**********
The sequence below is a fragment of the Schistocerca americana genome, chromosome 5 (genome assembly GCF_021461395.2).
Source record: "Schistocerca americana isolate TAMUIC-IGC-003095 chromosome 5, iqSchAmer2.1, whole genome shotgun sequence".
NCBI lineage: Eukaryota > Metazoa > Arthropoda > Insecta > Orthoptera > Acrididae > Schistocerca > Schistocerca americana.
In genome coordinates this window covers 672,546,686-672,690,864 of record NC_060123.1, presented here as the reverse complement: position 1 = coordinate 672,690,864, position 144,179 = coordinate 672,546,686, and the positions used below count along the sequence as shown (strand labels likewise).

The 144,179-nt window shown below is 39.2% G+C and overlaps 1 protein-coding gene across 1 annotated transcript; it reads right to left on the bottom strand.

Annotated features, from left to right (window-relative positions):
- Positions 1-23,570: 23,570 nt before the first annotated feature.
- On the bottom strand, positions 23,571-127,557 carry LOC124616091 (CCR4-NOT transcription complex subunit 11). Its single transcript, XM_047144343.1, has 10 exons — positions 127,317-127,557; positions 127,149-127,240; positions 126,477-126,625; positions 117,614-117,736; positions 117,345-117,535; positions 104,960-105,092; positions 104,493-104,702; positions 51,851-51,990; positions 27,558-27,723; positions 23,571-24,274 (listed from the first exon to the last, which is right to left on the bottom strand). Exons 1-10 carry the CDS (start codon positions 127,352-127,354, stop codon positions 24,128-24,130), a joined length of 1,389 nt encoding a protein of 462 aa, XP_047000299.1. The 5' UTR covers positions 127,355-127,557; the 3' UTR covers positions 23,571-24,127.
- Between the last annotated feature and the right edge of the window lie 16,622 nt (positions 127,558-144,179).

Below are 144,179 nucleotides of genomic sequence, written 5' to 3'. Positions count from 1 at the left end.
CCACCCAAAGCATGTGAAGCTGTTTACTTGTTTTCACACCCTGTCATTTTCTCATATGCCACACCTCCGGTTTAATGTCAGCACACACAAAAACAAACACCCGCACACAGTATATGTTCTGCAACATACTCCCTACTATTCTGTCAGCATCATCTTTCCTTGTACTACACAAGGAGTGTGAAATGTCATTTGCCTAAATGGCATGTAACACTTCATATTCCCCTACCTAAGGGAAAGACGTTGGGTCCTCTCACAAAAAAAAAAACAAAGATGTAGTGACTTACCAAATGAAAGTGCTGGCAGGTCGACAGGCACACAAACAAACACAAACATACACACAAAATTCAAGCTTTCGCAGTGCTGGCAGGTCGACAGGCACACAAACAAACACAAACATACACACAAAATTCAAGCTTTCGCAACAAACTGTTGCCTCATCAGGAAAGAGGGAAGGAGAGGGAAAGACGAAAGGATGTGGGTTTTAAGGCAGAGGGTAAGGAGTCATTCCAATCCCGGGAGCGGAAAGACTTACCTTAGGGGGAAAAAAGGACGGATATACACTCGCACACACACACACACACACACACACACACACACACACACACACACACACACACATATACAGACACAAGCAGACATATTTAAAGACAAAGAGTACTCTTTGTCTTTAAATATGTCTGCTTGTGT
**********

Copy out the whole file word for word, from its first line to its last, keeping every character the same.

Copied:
The sequence below is a fragment of the Schistocerca americana genome, chromosome 5 (genome assembly GCF_021461395.2).
Source record: "Schistocerca americana isolate TAMUIC-IGC-003095 chromosome 5, iqSchAmer2.1, whole genome shotgun sequence".
NCBI lineage: Eukaryota > Metazoa > Arthropoda > Insecta > Orthoptera > Acrididae > Schistocerca > Schistocerca americana.
In genome coordinates this window covers 672,546,686-672,690,864 of record NC_060123.1, presented here as the reverse complement: position 1 = coordinate 672,690,864, position 144,179 = coordinate 672,546,686, and the positions used below count along the sequence as shown (strand labels likewise).

The 144,179-nt window shown below is 39.2% G+C and overlaps 1 protein-coding gene across 1 annotated transcript; it reads right to left on the bottom strand.

Annotated features, from left to right (window-relative positions):
- Positions 1-23,570: 23,570 nt before the first annotated feature.
- On the bottom strand, positions 23,571-127,557 carry LOC124616091 (CCR4-NOT transcription complex subunit 11). Its single transcript, XM_047144343.1, has 10 exons — positions 127,317-127,557; positions 127,149-127,240; positions 126,477-126,625; positions 117,614-117,736; positions 117,345-117,535; positions 104,960-105,092; positions 104,493-104,702; positions 51,851-51,990; positions 27,558-27,723; positions 23,571-24,274 (listed from the first exon to the last, which is right to left on the bottom strand). Exons 1-10 carry the CDS (start codon positions 127,352-127,354, stop codon positions 24,128-24,130), a joined length of 1,389 nt encoding a protein of 462 aa, XP_047000299.1. The 5' UTR covers positions 127,355-127,557; the 3' UTR covers positions 23,571-24,127.
- Between the last annotated feature and the right edge of the window lie 16,622 nt (positions 127,558-144,179).

Below are 144,179 nucleotides of genomic sequence, written 5' to 3'. Positions count from 1 at the left end.
CCACCCAAAGCATGTGAAGCTGTTTACTTGTTTTCACACCCTGTCATTTTCTCATATGCCACACCTCCGGTTTAATGTCAGCACACACAAAAACAAACACCCGCACACAGTATATGTTCTGCAACATACTCCCTACTATTCTGTCAGCATCATCTTTCCTTGTACTACACAAGGAGTGTGAAATGTCATTTGCCTAAATGGCATGTAACACTTCATATTCCCCTACCTAAGGGAAAGACGTTGGGTCCTCTCACAAAAAAAAAAACAAAGATGTAGTGACTTACCAAATGAAAGTGCTGGCAGGTCGACAGGCACACAAACAAACACAAACATACACACAAAATTCAAGCTTTCGCAGTGCTGGCAGGTCGACAGGCACACAAACAAACACAAACATACACACAAAATTCAAGCTTTCGCAACAAACTGTTGCCTCATCAGGAAAGAGGGAAGGAGAGGGAAAGACGAAAGGATGTGGGTTTTAAGGCAGAGGGTAAGGAGTCATTCCAATCCCGGGAGCGGAAAGACTTACCTTAGGGGGAAAAAAGGACGGATATACACTCGCACACACACACACACACACACACACACACACACACACACACACACACACACACATATACAGACACAAGCAGACATATTTAAAGACAAAGAGTACTCTTTGTCTTTAAATATGTCTGCTTGTGT